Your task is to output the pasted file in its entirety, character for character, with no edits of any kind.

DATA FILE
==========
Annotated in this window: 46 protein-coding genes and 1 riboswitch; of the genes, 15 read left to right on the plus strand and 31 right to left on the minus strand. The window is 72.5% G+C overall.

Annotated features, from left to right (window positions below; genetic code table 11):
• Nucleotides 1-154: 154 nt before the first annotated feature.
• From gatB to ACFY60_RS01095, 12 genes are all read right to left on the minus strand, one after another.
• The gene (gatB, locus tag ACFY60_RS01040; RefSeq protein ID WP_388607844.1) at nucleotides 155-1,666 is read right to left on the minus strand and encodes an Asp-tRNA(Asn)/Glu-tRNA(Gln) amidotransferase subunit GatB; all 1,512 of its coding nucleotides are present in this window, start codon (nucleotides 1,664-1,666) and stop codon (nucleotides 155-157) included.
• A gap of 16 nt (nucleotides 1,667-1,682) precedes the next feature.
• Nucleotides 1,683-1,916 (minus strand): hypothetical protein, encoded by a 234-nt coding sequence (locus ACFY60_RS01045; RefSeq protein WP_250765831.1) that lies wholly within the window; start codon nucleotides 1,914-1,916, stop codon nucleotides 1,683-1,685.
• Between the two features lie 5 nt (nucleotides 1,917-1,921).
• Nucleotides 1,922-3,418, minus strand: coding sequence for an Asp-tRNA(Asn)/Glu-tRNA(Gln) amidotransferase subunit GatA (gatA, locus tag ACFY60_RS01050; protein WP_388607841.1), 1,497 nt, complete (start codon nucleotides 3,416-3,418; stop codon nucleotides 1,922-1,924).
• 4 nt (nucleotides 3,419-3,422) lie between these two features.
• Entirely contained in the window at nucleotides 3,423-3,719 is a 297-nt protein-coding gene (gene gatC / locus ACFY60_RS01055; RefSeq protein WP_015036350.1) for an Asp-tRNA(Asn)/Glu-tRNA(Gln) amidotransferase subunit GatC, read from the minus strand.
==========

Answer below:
Annotated in this window: 46 protein-coding genes and 1 riboswitch; of the genes, 15 read left to right on the plus strand and 31 right to left on the minus strand. The window is 72.5% G+C overall.

Annotated features, from left to right (window positions below; genetic code table 11):
• Nucleotides 1-154: 154 nt before the first annotated feature.
• From gatB to ACFY60_RS01095, 12 genes are all read right to left on the minus strand, one after another.
• The gene (gatB, locus tag ACFY60_RS01040; RefSeq protein ID WP_388607844.1) at nucleotides 155-1,666 is read right to left on the minus strand and encodes an Asp-tRNA(Asn)/Glu-tRNA(Gln) amidotransferase subunit GatB; all 1,512 of its coding nucleotides are present in this window, start codon (nucleotides 1,664-1,666) and stop codon (nucleotides 155-157) included.
• A gap of 16 nt (nucleotides 1,667-1,682) precedes the next feature.
• Nucleotides 1,683-1,916 (minus strand): hypothetical protein, encoded by a 234-nt coding sequence (locus ACFY60_RS01045; RefSeq protein WP_250765831.1) that lies wholly within the window; start codon nucleotides 1,914-1,916, stop codon nucleotides 1,683-1,685.
• Between the two features lie 5 nt (nucleotides 1,917-1,921).
• Nucleotides 1,922-3,418, minus strand: coding sequence for an Asp-tRNA(Asn)/Glu-tRNA(Gln) amidotransferase subunit GatA (gatA, locus tag ACFY60_RS01050; protein WP_388607841.1), 1,497 nt, complete (start codon nucleotides 3,416-3,418; stop codon nucleotides 1,922-1,924).
• 4 nt (nucleotides 3,419-3,422) lie between these two features.
• Entirely contained in the window at nucleotides 3,423-3,719 is a 297-nt protein-coding gene (gene gatC / locus ACFY60_RS01055; RefSeq protein WP_015036350.1) for an Asp-tRNA(Asn)/Glu-tRNA(Gln) amidotransferase subunit GatC, read from the minus strand.